Many Oriental languages, for example, have a complex system of honorifics, identifying the relative status of the participants in an interaction. English is much more egalitarian in this respect.
Another example is the use of a single second-person pronoun form, "you." Most languages make a distinction between a singular and a plural (and sometimes other) forms.
Q: Is English more likely than other languages to accept words from other countries?
A: Yes. It is simply a matter of language contact, and English - because of its political history -- has been in contact with more languages than any other, notably in its period of colonial expansion. Several hundred languages have "loaned" their words into English. And there is a general tolerance of loans which not all languages share.
Q: Despite all the anti-immigrant fervor that America has had back into the 19th century, we haven't gotten to the point where anyone gets upset about foreign words sneaking into the language.
How did we (Americans and more widely, people who speak English) end up not having as much of a purity streak as, say, the French?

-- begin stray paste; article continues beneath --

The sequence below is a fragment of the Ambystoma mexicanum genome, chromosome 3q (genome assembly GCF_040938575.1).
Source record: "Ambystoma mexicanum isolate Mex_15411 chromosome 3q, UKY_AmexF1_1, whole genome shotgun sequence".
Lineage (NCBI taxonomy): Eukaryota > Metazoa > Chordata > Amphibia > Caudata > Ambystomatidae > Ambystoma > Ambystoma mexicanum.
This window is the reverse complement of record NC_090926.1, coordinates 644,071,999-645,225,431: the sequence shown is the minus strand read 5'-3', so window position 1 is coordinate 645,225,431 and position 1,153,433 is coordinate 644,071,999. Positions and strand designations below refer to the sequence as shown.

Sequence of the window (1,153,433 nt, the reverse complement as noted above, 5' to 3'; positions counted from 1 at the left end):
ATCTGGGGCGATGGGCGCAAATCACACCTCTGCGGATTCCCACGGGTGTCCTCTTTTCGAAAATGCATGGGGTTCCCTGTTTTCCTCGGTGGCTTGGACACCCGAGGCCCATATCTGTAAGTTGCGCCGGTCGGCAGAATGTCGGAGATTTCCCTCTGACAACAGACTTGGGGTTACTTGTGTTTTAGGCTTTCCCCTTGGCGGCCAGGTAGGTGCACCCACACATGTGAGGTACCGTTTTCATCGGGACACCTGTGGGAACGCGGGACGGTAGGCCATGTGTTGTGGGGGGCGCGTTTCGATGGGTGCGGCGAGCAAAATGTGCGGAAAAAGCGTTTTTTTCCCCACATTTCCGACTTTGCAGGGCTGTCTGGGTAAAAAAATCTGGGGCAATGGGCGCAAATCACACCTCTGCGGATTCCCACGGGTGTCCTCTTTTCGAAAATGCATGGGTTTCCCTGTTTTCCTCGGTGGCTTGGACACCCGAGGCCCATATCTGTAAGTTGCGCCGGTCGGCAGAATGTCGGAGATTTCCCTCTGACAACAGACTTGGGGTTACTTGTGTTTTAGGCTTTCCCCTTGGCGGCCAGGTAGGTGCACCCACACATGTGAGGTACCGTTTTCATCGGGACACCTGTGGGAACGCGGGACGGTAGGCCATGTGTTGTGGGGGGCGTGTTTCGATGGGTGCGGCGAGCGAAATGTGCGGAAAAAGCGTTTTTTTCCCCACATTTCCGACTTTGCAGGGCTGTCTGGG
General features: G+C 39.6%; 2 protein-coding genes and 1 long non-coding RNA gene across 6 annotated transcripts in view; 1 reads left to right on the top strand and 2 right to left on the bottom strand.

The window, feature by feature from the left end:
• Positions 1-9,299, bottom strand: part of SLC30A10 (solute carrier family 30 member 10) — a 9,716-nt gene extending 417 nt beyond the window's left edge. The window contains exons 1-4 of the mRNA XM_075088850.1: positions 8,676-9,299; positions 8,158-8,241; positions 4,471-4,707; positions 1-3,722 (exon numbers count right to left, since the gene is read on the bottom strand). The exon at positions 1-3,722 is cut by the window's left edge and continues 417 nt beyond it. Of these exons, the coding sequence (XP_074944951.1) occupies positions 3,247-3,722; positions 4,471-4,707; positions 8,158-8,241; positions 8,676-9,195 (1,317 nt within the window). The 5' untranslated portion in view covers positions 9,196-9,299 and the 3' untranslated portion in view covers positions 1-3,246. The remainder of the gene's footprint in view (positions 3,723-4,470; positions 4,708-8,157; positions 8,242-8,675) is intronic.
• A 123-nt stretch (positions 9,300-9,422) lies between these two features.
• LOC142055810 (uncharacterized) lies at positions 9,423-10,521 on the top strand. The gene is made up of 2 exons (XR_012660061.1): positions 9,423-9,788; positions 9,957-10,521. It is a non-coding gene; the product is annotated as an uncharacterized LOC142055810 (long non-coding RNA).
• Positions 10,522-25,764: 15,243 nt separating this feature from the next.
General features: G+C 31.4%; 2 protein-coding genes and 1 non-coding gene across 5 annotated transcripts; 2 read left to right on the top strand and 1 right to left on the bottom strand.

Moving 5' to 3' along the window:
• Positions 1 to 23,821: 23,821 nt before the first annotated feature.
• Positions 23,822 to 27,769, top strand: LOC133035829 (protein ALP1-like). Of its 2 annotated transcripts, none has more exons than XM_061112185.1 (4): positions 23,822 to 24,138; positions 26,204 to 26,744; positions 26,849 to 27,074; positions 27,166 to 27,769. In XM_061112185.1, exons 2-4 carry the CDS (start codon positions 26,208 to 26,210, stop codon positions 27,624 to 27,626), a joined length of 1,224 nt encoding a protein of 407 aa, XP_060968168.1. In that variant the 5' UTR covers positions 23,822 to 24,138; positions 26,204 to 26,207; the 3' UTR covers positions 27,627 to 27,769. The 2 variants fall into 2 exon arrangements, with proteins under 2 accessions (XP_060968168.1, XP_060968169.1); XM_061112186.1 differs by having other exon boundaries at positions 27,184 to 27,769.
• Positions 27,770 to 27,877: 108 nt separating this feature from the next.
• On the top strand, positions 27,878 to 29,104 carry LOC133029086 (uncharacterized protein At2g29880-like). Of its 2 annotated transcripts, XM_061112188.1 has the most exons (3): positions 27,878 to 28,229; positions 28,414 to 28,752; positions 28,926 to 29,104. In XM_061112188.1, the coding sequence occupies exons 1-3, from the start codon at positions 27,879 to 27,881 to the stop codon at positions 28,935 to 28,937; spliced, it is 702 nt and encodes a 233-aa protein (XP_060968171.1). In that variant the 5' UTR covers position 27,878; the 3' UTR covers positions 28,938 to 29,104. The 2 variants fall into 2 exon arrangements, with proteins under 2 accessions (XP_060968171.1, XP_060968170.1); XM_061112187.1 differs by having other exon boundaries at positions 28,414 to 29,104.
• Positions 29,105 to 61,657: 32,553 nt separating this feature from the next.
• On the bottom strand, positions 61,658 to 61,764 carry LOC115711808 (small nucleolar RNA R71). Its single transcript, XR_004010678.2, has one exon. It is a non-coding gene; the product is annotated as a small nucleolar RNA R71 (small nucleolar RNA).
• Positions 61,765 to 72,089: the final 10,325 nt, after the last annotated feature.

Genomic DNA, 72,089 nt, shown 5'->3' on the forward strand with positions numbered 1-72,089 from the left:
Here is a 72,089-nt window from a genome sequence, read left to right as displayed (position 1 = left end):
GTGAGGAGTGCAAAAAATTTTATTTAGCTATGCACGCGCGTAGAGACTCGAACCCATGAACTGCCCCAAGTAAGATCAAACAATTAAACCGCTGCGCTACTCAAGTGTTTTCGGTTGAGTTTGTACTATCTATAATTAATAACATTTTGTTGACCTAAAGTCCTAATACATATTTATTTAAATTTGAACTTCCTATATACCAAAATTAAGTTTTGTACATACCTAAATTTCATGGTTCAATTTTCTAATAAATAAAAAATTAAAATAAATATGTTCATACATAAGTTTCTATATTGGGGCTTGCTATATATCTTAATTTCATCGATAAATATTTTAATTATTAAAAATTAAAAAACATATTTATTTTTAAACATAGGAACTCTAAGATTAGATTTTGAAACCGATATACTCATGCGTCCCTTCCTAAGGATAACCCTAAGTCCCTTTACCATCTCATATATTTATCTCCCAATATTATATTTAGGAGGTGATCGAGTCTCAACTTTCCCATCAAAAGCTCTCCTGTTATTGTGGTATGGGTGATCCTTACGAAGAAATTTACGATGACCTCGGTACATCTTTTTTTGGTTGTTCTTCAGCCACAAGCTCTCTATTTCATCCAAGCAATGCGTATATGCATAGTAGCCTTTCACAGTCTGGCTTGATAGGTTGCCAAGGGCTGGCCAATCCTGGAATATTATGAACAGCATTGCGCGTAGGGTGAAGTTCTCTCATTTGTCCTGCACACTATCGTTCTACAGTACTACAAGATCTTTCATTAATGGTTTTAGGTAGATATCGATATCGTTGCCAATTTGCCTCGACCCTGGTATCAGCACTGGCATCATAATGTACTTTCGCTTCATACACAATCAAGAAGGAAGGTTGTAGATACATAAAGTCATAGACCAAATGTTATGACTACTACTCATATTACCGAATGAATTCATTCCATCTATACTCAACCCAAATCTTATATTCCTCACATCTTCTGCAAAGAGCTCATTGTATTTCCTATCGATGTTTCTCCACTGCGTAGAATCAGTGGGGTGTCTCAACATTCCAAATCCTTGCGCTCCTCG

A: Difficult to say. Certainly there was never much support for the notion of an Academy in Britain, in the seventeenth and eighteenth centuries.
Dr. Johnson put his finger on it when he said that there was something stubborn about the British temperament, so that if someone suggested a set of rules, the British would be sure to go out of their way to break them! And I imagine the same temperament exists in America.
But these days the fact that English is a global language, with its remarkable diversity, makes it impossible for any notion of an Academy to exist.
Q: You mention lots of cool word phenomena, like portmanteaus and reduplication. Of all the ones that you mention, what's your favorite? And could you describe what it is for our readers?
A: Linguists don't really have favorites. Or, put it another way, every word to me is a favorite.
But I especially like to see new words, especially those which take the language in new directions and display real ingenuity or playfulness.
The final chapter mentions "twittersphere." I've been hugely impressed by the way that people have developed an extraordinary range of words beginning with "tw"  -- an unusual consonant combination in English. Online twictionaries illustrate the range.